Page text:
However, its forecasts for nuclear are astonishing, given the experience in the UK, which already has nuclear plants and is desperate to build more. The BREE report suggests the cost for new-build nuclear in 2012 in Australia would be less than $100/MWh, rising slightly to around $126/MWh in 2050. Last week, the Financial Times reported that French nuclear giant EDF is asking for ÂŁ165/MWh — or $250/MWh — to build the Hinkley Point project, and a French government committee estimated the ongoing costs of nuclear plants already built would be around $88/MW by 2017, and that does not include the capital costs. The BREE report says decommissioning costs were not factored in to its calculations.

 

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  • 1
    Mark Duffett
    Posted Wednesday, 1 August 2012 at 1:32 pm | Permalink

    nuclear energy currently represents the cheapest form of energy — saying that its range of costs is between $55 and $100/MWh, even though the experience in the UK is that new nuclear requires tariffs of at least $220/MW to get built.”

    This is essentially a function of private sector investment time horizons being too short.

  • 2
    Geoff Russell
    Posted Wednesday, 1 August 2012 at 1:45 pm | Permalink

    The South Koreans are building 4x1400MW nuclear plants in the UAE, expected to be complete by 2020.

    http://www.world-nuclear.org/info/UAE_nuclear_power_inf123.html

    The total earnings to the KEPCO is estimated at $40 billion, half to build and half to jointly run for 60 years … lets add $20 billion for the UAE joint operations bill.

    What’s that in dollars per megawatt hour? By my calculations with a 90% capacity factor (which the South Koreans are exceeding) this is about $22/MWh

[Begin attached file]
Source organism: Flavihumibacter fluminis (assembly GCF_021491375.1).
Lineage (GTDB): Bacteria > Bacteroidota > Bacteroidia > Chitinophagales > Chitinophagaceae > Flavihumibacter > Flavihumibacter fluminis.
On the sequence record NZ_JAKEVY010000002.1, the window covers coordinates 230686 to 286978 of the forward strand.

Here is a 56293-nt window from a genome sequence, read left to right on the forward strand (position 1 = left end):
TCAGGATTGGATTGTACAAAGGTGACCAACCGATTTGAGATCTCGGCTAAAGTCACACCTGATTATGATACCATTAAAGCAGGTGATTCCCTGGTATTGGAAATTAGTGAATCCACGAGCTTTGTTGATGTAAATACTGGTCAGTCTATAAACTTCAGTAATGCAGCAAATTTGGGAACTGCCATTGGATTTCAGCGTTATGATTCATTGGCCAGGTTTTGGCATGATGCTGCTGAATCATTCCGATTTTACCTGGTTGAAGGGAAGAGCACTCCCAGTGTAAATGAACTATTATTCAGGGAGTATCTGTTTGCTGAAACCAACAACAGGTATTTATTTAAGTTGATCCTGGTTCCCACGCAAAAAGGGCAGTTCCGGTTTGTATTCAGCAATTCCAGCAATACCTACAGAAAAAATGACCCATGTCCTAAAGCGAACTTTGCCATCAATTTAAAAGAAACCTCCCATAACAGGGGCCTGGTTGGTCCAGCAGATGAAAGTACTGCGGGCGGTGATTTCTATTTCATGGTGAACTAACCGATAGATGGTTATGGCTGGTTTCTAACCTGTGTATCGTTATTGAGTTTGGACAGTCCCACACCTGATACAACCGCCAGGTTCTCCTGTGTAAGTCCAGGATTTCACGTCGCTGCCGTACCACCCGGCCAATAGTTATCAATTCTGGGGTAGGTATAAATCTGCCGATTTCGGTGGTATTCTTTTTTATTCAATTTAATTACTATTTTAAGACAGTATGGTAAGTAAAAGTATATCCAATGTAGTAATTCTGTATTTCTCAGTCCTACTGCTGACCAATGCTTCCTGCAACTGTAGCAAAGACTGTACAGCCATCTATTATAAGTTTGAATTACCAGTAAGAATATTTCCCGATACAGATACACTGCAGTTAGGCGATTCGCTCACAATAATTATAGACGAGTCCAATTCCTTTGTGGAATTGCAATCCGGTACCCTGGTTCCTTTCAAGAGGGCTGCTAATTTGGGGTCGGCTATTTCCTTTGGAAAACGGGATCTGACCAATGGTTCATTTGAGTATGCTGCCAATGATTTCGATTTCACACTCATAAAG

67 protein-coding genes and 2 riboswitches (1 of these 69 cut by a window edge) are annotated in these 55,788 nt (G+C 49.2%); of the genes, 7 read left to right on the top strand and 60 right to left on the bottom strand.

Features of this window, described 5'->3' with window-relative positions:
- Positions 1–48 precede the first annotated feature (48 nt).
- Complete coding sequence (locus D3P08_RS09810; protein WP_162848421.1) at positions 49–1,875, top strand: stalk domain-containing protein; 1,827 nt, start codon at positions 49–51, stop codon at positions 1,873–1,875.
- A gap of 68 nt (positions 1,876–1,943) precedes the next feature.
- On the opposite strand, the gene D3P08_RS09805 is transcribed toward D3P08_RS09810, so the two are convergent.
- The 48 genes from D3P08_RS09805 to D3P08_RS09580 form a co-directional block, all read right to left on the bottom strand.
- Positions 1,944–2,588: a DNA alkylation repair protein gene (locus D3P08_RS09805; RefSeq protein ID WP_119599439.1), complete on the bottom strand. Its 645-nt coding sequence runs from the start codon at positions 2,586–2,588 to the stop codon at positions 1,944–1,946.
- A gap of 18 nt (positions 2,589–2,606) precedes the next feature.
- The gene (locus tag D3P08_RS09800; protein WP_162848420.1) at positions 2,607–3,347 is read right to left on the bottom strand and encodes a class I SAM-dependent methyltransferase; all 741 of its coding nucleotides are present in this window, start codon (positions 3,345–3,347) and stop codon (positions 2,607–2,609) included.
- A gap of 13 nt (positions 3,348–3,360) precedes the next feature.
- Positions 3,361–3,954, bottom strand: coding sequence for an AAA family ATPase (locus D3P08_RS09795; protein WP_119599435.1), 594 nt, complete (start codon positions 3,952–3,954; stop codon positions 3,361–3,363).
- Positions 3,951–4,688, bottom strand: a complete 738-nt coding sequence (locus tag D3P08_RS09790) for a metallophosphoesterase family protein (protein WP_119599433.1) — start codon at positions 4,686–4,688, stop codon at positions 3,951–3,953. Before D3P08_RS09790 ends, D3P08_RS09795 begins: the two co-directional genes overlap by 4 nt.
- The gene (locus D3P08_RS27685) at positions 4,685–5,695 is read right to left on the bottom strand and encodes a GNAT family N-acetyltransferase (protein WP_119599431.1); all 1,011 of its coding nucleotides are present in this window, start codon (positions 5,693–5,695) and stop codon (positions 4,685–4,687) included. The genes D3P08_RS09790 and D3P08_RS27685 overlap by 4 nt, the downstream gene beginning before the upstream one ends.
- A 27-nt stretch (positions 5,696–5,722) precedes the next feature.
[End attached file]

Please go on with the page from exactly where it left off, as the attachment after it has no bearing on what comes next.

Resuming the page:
Have I missed anything?

  • 3
    lindsayb
    Posted Wednesday, 1 August 2012 at 2:09 pm | Permalink

    Bizarre that they feel free to clain that nuclear is the cheapest when decommissioning costs were not factored in to the calculations. I am sure that they didn’t factor in the cost to taxpayers if it blows up either, which is now estimated at hundreds of billions for Fukushima. You’d get a lot of renewable energy for that money, not to mention the thousands of square km of prime agricultural and urban land that become uninhabitable in the event of a disaster.

  • 4
    Mark Duffett
    Posted Wednesday, 1 August 2012 at 2:42 pm | Permalink

    decommissioning costs not included’ is disputed, see comments at reneweconomy.com.au/2012/canberra-concedes-wind-solar-to-be-cheapest-energy-by-2030-82930. The LCOE figures given are similar to those in a 2010 report by the IEA, which definitely do incorporate decommissioning costs.

  • 5
    David Hand
    Posted Wednesday, 1 August 2012 at 2:42 pm | Permalink

    Well this is what we want - renewable energy prospering because it is competitive in its own right, not because it is being pushed on us by eco-fascists with an anti-growth agenda. I hope the publishers of the report are not eco-fascists.

  • 6
    David Hand
    Posted Wednesday, 1 August 2012 at 2:43 pm | Permalink

    Well this is what we want - renewable energy prospering because it is competitive in its own right, not because it is being pushed on us by eco-fas cists with an anti-growth agenda. I hope the publishers of the report are not eco-fas cists

  • 7
    John Bennetts
    Posted Wednesday, 1 August 2012 at 2:54 pm | Permalink

    Parsons Brinkerhoff have runs on the board when it comes to engineering, particularly power generation. They are true experts, with international stature.

    A single author, one with a history for favouring PV come what may has decided to pluck a figure out of his bottom, call it British and use it to wave away all opinion and knowledge to the contrary.

    Giles, we have come to expect a one-eyed anti-nuke view from you, but please at least recognise that, if this type of brain-dead comment came from someone opposed to your point of view, you would be the first to argue that a single, unrelated fact is not sufficient reason to counter expert opinion.

  • 8
    John Bennetts
    Posted Wednesday, 1 August 2012 at 2:59 pm | Permalink

    There are half a dozen references to costs per MW in this article, where context suggests that what was intended was cost per MWh.

    The on-line version of the article should be corrected asap.

  • 9
    John Bennetts
    Posted Wednesday, 1 August 2012 at 3:01 pm | Permalink

    Is the ABARE report available on line? If so, how about a link?

  • 10
    Owen Gary
    Posted Wednesday, 1 August 2012 at 3:08 pm | Permalink

    @John Bennetts,

    Are you a yellow cake salesman??

  • 11
    lindsayb
    Posted Wednesday, 1 August 2012 at 3:13 pm | Permalink